A Follow-Up Call Is Not An Appointment


(By Matt Sunshine) One of the leading indicators for sales success is the number of appointments a salesperson has each week (this is not the only leading indicator you should be looking at, but it is one of them). The idea is that if a salesperson has a significant number of appointments each week — the kind where they are either finding needs, getting assignments, presenting solutions, or delivering a proposal — this quality sales activity will lead to good, solid revenue performance.

There are other kinds of appointments, but let’s focus on those that are aimed at bringing in new business. Here’s where it breaks down: Too many salespeople are confusing “I have an appointment” with having heard the statement “Follow up with me next week.” To be clear: Hearing “Follow up with me next week” does not mean you have an appointment.

Last week we had the opportunity to meet with each person on the sales team at a radio station. The agenda for each meeting was exactly the same, to focus on just a few of their prospects and come up with ideas on how they could keep that prospect moving forward in the sales process. After all, there is absolutely no reason to move slowly when you have a great prospect that you know you can really help and they’re showing interest.

In almost every meeting, there was at least one instance where we asked the rep when the next appointment was with an account, and they responded with some form of this answer: “Well, I told them I would call them Monday to set something up,” or, “I need to follow up with them next Thursday,” or, “I’m supposed to stop by Tuesday or Wednesday next week.” You get the drift. So, while the next step was to “follow up,” these are not actual scheduled appointments.

Salespeople need to set the followup appointment

“Follow up” should not be an acceptable next step.

Follow up on what, specifically, would be 1 million percent better.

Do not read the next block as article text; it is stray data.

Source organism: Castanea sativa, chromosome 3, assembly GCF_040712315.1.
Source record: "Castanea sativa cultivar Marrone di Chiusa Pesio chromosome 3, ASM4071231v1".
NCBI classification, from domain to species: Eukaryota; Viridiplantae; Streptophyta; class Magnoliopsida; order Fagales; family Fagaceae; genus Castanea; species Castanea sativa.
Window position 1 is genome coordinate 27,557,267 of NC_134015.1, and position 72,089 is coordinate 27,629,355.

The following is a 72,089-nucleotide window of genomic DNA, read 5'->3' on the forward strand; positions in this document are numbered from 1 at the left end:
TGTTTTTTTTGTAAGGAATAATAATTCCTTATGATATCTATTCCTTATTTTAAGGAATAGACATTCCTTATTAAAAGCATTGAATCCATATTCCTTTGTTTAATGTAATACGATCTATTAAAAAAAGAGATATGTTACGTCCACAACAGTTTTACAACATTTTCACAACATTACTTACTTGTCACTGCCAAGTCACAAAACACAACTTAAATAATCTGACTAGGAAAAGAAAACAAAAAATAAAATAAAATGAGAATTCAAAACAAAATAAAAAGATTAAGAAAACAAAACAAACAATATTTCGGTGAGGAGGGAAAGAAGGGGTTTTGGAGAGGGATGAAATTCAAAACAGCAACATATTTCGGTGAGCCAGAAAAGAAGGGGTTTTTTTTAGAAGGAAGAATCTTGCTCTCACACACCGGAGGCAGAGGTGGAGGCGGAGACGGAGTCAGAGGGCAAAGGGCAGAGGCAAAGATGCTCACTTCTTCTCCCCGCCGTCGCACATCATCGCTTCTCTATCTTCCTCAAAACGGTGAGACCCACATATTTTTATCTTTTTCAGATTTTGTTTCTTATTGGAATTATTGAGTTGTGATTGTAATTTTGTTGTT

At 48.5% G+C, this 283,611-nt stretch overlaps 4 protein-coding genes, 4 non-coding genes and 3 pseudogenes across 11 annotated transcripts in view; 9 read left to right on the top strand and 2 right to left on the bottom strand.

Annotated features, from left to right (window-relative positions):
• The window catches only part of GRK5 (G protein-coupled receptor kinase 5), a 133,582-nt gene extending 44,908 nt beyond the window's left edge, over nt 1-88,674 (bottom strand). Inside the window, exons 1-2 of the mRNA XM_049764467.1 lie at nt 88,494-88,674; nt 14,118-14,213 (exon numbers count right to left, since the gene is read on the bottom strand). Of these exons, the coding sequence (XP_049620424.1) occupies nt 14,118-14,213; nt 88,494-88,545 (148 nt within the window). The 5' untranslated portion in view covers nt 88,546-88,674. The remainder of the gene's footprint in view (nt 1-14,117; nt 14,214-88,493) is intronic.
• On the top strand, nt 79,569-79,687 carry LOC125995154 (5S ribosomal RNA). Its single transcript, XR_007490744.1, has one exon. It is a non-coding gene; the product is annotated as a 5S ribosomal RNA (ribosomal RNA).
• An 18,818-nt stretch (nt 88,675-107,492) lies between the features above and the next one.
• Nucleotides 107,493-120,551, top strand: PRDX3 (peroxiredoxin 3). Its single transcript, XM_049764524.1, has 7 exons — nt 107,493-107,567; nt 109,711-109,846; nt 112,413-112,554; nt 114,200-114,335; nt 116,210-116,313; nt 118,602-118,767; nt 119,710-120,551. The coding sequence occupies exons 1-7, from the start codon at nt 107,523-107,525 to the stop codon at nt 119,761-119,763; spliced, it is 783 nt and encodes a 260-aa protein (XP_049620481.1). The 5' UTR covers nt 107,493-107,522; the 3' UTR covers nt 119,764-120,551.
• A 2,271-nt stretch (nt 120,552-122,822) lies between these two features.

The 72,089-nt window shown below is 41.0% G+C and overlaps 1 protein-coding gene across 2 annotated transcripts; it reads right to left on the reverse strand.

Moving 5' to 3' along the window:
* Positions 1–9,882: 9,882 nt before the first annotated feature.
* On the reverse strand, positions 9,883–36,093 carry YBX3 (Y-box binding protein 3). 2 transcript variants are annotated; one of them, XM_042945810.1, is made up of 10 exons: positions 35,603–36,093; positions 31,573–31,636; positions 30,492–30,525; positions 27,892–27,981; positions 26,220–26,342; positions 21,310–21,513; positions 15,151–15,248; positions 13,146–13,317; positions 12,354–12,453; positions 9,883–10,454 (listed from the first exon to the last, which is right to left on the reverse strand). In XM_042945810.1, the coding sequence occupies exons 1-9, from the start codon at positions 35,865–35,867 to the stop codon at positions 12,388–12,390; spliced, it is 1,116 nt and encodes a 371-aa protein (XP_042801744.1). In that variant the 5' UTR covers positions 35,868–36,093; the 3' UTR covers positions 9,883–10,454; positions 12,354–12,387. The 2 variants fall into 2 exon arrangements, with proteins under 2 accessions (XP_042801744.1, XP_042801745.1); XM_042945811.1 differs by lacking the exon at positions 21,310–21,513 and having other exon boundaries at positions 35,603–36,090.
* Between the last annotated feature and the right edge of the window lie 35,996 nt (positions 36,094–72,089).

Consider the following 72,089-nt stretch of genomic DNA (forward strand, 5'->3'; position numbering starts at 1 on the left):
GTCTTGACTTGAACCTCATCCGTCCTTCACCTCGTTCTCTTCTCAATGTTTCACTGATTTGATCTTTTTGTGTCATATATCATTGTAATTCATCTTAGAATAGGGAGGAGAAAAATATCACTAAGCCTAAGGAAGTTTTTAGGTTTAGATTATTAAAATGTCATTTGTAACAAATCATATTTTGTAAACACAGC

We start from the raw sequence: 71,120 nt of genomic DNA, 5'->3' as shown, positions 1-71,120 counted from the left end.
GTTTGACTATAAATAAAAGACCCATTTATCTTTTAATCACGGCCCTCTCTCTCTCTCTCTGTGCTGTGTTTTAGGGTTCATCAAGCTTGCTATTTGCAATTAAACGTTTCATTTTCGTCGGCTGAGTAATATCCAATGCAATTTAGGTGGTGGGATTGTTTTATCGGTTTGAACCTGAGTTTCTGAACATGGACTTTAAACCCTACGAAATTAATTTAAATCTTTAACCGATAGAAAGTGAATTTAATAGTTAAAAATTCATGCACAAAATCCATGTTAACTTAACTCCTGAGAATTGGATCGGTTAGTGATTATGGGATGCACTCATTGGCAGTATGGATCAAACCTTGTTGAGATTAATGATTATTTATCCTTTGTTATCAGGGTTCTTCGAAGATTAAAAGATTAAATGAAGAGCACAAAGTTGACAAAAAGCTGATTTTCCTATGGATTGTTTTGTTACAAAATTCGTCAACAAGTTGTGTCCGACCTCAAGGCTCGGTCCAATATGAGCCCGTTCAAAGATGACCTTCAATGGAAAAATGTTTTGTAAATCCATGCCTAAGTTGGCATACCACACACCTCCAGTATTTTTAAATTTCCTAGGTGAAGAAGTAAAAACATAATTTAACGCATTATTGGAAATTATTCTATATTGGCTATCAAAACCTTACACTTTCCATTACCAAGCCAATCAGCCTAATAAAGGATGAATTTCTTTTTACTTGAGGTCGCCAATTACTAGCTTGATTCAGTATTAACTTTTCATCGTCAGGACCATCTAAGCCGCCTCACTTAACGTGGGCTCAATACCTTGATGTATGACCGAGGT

So our two takeaways so far are: “Follow up next week” is not an actual scheduled appointment. “Follow up” is not a very good next step.

A busy calendar requires a set appointment. Imagine your calendar for next week is jam-packed. You couldn’t squeeze in one more meeting or appointment on Monday, Tuesday, or Thursday if you tried, your Wednesday only has two one hour open slots, and your Friday morning is currently open, but after lunch it’s packed.

If you had a great meeting with a prospect and the next step was to meet again to present the proposal, you would never say, “I’ll follow up with you next week,” because you couldn’t. Instead you would say, “I want to come back next week and present you with some ideas, so let’s get our calendars out and lock in a time that works, as I know my week is really tight.” Boom! You just set an appointment.

Conversely, if your schedule is wide open and you have virtually no appointments scheduled for next week, and all you have on your calendar is your company sales meetings and your individual meeting with your manager, you might say, “Let’s set a time to meet next week,” and when the prospect tells you they are very busy and asks you to follow up with them next week, you gladly say, “OK, that’s fine, I’ll call you Monday and we will set something up.” There is a huge difference.

Don’t settle. Your time is valuable. You must set appointments. “Follow up next week” will lead to slow sales because it often leads to a prospect’s saying something like, “Oh, you know what? This week is not going to work after all. Can you call me next week and we will meet then?” Set a goal for the number of weekly scheduled quality appointments, and stick to it.


  1. Bob M….But my week IS really tight. So I lie to the client? I think it sends the right message. My time is just as valuable as the client’s but I will do what I can to accommodate his schedule.

  2. Never ever say to a client ‘my week is really tight.’…sends the wrong message- some clients may not say, but might think “ok, I guess they don’t reallly need my business then.”…and it just sounds rude. Never act like you or your time, is more important than the client’s time.


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